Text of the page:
Oxfordshire County Council have announced a further £23 million of short term budget cuts, despite protestations from charities in the region who rely on their support.
The specificities of the savings are being decided in a consultation project called ‘Talking Oxford’, with the Council explaining: ‘As government reduces funding to local government, the County Council has to continue to make budget savings. At the same time demand for our services is increasing, partly due to our ageing and growing population, and increasing demand for children’s social care services is going up.’
The Conservative leader of the County Council, Ian Hudspeth, offered his apologies for the move, saying ‘We are desperately sorry that we now have to consider these extensive savings.’ Mr Hudspeth previously made headlines last November in a row with the Prime Minister, after Mr Cameron wrote to say he was ‘disappointed’ at the proposed cuts ‘frontline services, from elderly day centres, to libraries, to museums’ in his Oxfordshire constituency. Mr Hudspeth replied, defending the specific choices made by the Council as to where the axe should fall, and expressed incredulity at the Prime Minister’s view on the scale of the cutbacks, writing: ‘I cannot accept your description of a drop in funding of £72m […] as a ‘slight fall’’.
Mr Hudspeth has said that he now intends to raise these additional cuts with the Prime Minister, telling the BBC that he’ll try ‘to make [David Cameron] understand exactly the situation for Oxfordshire and the impact it will have on the residents.’ In October, coinciding with the launch of the consultation period, he reassured residents that half of their budget ‘already goes on helping the most vulnerable two per cent of the population’, and that this would rise to three quarters by 2020.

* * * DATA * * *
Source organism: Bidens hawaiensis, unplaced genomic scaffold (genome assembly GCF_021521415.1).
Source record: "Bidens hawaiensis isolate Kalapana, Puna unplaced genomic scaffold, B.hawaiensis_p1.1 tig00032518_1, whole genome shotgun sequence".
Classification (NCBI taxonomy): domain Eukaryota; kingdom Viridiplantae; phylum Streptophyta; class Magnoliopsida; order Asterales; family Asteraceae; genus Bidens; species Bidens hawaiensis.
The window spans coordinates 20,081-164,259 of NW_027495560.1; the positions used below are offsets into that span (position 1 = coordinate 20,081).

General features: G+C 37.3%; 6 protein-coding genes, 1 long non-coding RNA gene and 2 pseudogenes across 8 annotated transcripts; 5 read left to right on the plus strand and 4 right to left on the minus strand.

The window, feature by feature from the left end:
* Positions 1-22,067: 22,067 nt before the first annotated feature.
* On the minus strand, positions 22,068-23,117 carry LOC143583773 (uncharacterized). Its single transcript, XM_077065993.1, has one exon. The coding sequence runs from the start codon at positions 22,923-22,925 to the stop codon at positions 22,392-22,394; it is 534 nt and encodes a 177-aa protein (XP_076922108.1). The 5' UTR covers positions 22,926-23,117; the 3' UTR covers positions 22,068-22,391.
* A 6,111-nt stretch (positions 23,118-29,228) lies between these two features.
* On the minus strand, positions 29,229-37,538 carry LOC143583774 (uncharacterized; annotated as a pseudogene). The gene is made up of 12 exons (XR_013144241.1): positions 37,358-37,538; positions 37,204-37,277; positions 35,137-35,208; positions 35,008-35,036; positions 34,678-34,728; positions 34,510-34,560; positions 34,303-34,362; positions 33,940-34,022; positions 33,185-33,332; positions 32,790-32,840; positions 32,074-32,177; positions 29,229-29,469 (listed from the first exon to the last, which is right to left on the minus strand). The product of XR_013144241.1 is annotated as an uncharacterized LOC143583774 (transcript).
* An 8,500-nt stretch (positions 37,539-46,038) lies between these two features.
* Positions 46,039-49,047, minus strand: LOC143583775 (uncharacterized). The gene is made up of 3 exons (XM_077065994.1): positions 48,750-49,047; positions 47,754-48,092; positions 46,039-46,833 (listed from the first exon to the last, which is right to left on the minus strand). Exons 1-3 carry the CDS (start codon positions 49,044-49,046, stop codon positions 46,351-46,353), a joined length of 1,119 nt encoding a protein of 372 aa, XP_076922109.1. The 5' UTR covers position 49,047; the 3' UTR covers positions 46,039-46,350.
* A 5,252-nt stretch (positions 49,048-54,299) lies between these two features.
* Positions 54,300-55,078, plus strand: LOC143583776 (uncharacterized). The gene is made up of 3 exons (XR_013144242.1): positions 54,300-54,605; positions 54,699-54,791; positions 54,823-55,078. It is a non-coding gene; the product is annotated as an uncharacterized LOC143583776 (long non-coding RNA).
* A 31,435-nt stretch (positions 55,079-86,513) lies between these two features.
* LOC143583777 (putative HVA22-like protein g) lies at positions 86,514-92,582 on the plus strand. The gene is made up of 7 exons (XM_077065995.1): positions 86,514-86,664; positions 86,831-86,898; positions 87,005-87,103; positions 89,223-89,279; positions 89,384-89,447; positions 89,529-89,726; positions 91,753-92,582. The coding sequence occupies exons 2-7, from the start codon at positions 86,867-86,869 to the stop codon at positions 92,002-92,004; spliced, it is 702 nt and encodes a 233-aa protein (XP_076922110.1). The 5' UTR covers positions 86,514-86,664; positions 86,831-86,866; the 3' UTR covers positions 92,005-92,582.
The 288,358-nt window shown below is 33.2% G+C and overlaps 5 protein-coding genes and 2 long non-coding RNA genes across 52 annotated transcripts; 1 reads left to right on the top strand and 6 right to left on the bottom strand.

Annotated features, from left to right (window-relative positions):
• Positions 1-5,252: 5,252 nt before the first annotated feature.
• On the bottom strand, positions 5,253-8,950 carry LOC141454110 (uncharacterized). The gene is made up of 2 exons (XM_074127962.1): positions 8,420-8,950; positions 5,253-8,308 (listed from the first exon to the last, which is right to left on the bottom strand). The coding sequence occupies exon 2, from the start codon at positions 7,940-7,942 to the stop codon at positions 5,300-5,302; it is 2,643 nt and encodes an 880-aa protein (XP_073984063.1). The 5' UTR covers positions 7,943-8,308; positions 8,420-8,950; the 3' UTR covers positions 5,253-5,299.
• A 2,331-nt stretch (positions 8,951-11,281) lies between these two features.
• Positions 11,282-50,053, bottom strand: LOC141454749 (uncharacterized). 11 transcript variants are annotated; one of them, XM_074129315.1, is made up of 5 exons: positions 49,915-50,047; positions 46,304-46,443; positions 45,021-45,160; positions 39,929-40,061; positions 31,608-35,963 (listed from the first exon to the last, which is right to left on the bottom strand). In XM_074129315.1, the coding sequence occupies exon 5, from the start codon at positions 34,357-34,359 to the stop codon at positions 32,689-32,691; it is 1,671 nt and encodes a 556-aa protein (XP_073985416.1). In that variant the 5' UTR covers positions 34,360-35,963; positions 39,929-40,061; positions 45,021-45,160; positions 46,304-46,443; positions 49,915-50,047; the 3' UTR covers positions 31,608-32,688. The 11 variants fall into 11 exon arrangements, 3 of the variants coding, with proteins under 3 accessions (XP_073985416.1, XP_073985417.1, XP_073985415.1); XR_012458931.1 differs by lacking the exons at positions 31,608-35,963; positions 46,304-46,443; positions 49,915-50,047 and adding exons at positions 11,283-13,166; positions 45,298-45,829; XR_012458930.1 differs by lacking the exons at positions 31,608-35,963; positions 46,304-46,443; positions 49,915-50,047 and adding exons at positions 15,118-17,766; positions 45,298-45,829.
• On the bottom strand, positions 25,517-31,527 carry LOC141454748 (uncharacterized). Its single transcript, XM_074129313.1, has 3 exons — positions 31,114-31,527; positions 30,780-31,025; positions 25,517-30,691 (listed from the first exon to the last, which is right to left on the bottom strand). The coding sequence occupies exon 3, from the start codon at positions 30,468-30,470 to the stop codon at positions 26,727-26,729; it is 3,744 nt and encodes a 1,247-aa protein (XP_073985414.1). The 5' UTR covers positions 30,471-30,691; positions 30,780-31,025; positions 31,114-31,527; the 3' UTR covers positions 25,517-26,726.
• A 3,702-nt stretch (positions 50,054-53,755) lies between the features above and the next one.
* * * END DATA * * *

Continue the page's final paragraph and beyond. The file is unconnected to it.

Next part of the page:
Oxford Homeless Pathways, a charity established to help homeless and vulnerable people aged 22 and over, took a pessimistic view of the cuts, saying they were ‘gravely disappointed’, and commented in a blog post entitled ‘Enough is Enough!’ that ‘if cuts like this go ahead, organisations like our will be forced to close and vital services for homeless people in Oxford will cease to exist.’
The charity has started a Facebook event page for a peaceful rally to be held outside the County Hall next Tuesday, coinciding with a full cabinet meeting of the Council at which the consultation on budget cuts will be discussed. This effort comes alongside a petition, calling for Oxfordshire County Council to ‘Save vital services for homeless people’, and a recent Christmas fundraising campaign to attempt to plug the gap left by the progressively shrinking budget for ‘Housing Related Support’, out of which funding for homelessness charities is found. At the time of writing, the petition has attracted over 5,000 signatures, while the Christmas ‘Gift of Hope’ appeal continues to surpass the £15,000 target.
An alliance of sixteen charities, also going under the slogan ‘Enough is Enough’, including Oxford Homeless Pathways and Age UK Oxfordshire, warned that vulnerable people would be worst-hit in a ‘cumulative and wide-ranging way’ by the move.
The City Council explain on the consultation page on their website: ‘Local authorities across the country, as well as the wider public sector have, in recent years, been subject to a steady reduction in grant funding from central government, as well as facing the impact of the recession. Between 2013 and March 2016, Oxford City Council will have had its government grant reduced by around 60%. Further cuts have been signalled for future years, with grant expected to fall out by 2019-20. As a consequence, the Council has faced challenges in identifying efficiency savings and new income streams in order to protect and improve services.’
The Department for Communities and Local Government said it was providing a ‘long-term funding settlement for the first time allowing local authorities to plan with certainty’.
The burden of the savings has also been spread onto the taxpayer, with council tax set to rise by 3.99% come April. The County Council has already saved or plans to save a total of £292 million between 2010 and 2018. The final budget will be voted on in February.
Image: David Dixon (CC BY SA 2.0)